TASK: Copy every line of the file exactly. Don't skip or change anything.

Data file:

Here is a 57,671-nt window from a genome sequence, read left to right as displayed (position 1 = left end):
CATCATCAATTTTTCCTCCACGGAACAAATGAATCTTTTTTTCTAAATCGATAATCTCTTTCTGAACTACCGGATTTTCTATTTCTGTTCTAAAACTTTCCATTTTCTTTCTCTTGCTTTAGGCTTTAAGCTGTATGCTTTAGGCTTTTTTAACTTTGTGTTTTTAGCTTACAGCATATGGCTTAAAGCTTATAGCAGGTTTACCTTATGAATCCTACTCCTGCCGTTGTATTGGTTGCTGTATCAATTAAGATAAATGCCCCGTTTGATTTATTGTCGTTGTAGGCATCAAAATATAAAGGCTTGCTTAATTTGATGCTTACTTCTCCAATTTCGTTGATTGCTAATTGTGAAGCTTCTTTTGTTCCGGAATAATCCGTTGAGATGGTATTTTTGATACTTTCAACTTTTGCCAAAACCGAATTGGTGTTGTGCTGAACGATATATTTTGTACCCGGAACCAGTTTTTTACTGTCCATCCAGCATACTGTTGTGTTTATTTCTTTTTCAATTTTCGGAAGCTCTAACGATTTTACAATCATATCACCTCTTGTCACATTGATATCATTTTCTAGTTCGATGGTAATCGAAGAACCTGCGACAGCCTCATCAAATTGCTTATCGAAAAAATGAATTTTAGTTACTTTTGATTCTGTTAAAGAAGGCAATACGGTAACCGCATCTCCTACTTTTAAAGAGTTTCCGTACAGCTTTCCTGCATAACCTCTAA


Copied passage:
Here is a 57,671-nt window from a genome sequence, read left to right as displayed (position 1 = left end):
CATCATCAATTTTTCCTCCACGGAACAAATGAATCTTTTTTTCTAAATCGATAATCTCTTTCTGAACTACCGGATTTTCTATTTCTGTTCTAAAACTTTCCATTTTCTTTCTCTTGCTTTAGGCTTTAAGCTGTATGCTTTAGGCTTTTTTAACTTTGTGTTTTTAGCTTACAGCATATGGCTTAAAGCTTATAGCAGGTTTACCTTATGAATCCTACTCCTGCCGTTGTATTGGTTGCTGTATCAATTAAGATAAATGCCCCGTTTGATTTATTGTCGTTGTAGGCATCAAAATATAAAGGCTTGCTTAATTTGATGCTTACTTCTCCAATTTCGTTGATTGCTAATTGTGAAGCTTCTTTTGTTCCGGAATAATCCGTTGAGATGGTATTTTTGATACTTTCAACTTTTGCCAAAACCGAATTGGTGTTGTGCTGAACGATATATTTTGTACCCGGAACCAGTTTTTTACTGTCCATCCAGCATACTGTTGTGTTTATTTCTTTTTCAATTTTCGGAAGCTCTAACGATTTTACAATCATATCACCTCTTGTCACATTGATATCATTTTCTAGTTCGATGGTAATCGAAGAACCTGCGACAGCCTCATCAAATTGCTTATCGAAAAAATGAATTTTAGTTACTTTTGATTCTGTTAAAGAAGGCAATACGGTAACCGCATCTCCTACTTTTAAAGAGTTTCCGTACAGCTTTCCTGCATAACCTCTAA